So many of us are brilliant actors in our everyday lives. There is a fine line between what everyone expects our lives to be like and actual happiness. More often than not we’re giving into the these expectations without fully contemplating the consequences. Poor choices lead to the need to subconsciously push back by making even more terrible decisions. It’s easier to bullshit everyone. In the new film X/Y, we’re thrown the perfect examples of shitty decision making skills. Four people, all living life on the edge of falling apart. When do any of us ever realized enough is enough?
Silvia ( America Ferrara) and Mark’s (Ryan Piers Williams) marriage is crisis. She is an overworked exec while he is a screenwriter getting knocked around by movie studio requisite. With the stress of their careers and lost connections, both lash out in different ways. Jen (Melonie Diaz) is Silvia’s little sister. Jobless, irresponsible, a serial dater with a throw away attitude, which in truth, masks fear to move forward. And then there’s Jake (Jon Paul Phillips). Best friend to Mark, he has just gotten out of a long term relationship and is completely lost, or maybe he is the sanest of all. These four young people living and loving in New York are quintessential examples of the fumbling we all do at some point in our lives. Living beyond our means, emotionally. We’re so busy judging one another to avoid dealing with our own issues. What’s that old saying? “It’s easy to give advice. Harder to take the advice you give, yourself.” Every generation struggles through a period of trying to define who we are. We’re so busy filling our lives with meaningless material possessions, rather than meaningful conversations. Running is easy. Fixing is much harder.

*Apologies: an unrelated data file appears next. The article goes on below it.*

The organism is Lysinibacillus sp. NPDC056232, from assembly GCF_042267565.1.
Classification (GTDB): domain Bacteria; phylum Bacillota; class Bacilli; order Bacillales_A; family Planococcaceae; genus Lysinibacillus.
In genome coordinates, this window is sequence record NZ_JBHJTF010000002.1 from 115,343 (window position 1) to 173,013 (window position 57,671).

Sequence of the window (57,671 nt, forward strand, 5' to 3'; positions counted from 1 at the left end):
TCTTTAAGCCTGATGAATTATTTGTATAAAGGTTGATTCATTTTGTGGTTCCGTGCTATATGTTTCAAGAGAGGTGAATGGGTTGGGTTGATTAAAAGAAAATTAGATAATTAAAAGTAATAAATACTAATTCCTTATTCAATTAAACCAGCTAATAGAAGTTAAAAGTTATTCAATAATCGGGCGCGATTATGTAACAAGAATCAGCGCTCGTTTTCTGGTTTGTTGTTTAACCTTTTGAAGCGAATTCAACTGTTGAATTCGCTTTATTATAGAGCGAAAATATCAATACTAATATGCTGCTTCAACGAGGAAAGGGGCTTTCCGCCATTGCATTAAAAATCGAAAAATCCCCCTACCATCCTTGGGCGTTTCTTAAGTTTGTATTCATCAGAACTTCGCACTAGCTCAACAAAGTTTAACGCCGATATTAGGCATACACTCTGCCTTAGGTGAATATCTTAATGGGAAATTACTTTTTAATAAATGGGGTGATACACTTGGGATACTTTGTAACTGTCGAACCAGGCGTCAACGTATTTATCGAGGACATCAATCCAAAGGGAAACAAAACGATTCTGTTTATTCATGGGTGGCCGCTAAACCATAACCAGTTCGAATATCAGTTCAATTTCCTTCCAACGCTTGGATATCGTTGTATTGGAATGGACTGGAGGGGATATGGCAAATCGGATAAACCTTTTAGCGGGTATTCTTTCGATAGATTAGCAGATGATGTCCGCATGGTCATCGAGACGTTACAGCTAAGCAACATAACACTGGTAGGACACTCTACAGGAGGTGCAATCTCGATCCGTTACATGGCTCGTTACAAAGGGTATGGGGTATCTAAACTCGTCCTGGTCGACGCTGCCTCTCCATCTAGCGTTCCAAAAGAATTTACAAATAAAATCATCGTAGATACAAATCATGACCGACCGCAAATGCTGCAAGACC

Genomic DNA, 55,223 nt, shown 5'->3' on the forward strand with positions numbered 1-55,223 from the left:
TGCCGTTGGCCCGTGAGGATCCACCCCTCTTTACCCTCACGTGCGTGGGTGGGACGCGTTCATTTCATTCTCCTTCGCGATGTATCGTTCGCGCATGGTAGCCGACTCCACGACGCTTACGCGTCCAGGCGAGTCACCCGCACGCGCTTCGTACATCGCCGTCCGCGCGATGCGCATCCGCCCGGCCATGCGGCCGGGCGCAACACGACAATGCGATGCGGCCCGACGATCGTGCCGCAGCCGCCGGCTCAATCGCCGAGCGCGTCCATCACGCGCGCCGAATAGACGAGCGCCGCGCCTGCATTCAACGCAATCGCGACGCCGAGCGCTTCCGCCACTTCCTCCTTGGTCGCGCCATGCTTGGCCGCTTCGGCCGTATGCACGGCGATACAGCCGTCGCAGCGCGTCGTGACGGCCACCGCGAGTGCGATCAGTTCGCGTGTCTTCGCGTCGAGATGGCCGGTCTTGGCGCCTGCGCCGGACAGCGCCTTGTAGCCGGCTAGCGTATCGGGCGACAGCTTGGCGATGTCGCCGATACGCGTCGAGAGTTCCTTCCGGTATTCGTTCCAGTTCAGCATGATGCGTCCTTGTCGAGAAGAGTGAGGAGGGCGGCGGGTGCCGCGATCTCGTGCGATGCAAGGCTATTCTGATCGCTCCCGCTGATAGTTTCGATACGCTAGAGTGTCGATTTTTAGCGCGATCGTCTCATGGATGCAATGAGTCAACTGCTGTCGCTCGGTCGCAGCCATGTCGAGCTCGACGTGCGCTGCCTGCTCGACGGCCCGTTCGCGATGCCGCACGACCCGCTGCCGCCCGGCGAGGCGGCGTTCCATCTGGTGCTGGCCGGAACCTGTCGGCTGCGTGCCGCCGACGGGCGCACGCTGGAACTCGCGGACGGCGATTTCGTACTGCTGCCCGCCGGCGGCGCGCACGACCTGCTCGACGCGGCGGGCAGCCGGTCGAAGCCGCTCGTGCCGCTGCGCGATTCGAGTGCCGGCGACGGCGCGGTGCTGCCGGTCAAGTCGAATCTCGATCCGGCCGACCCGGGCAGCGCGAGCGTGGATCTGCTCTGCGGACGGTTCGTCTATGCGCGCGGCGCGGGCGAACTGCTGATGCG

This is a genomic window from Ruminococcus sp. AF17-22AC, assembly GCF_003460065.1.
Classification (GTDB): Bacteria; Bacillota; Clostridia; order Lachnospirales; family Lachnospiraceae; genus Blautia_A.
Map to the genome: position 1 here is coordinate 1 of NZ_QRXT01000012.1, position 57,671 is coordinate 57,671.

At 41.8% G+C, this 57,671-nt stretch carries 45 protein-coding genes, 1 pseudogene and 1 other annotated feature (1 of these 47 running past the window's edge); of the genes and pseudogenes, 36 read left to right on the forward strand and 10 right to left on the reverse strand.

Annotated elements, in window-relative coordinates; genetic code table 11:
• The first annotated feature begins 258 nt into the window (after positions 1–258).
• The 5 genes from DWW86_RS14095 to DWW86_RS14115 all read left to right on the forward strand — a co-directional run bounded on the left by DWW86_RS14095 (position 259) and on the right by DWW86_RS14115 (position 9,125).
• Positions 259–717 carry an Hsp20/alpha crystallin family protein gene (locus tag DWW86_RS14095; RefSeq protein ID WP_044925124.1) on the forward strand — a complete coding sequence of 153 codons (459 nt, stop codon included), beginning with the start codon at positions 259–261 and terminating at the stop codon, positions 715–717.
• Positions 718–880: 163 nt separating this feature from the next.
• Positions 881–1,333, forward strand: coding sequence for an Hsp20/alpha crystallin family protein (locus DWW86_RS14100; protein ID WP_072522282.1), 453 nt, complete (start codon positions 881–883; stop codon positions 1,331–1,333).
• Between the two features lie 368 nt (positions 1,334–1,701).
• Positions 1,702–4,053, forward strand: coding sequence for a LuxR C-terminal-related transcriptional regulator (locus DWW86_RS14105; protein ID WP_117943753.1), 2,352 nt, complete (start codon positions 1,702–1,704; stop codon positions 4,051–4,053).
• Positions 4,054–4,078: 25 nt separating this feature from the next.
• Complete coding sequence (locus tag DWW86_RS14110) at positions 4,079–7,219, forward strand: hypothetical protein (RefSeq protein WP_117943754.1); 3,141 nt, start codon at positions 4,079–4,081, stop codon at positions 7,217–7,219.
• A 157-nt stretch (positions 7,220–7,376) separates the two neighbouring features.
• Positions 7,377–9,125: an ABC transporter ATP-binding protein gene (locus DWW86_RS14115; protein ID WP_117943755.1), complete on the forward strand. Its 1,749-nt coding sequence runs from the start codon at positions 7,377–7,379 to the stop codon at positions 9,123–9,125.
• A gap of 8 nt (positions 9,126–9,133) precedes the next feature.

There were some serious risks in making this film. Written, directed, and starring Ryan Piers Williams is the first. Second, casting your own wife can certainly be a roll of the dice. Ryan and America Ferrera have been married to each other since 2011. Third, writing hot and heavy sex scenes for said wife and Common is a whole other beast altogether. At the very least, I will say it takes balls. While the film is a slow burn for me, it is an extraordinarily accurate portrait of all the distractions available to us in the city. Sometimes, when life feels overwhelming, doing nothing at all seems like the best option. On the opposite end spectrum, doing too much can be just the right drug we need. Choose your weapon.
I must give an hand to Diaz and Phillips. While we all know each of these characters, there is something so elegant in their particular performances as Jen and Jake. It’s the quiet moments that grab you. You can feel the wheels turning. Their flaws are palpable and your empathize immediately, without wanting to. Diaz has been around for some time now and never disappoints. She is always immensely accessible in her performances. This is only Phillips‘ third feature, but I feel as if I have seen him for years. He has a likability I cannot describe. You both love and hate this character at times and for me, that is incredibly intriguing. I want to see more of him, please.
X/Y comes to theaters Friday March 6th.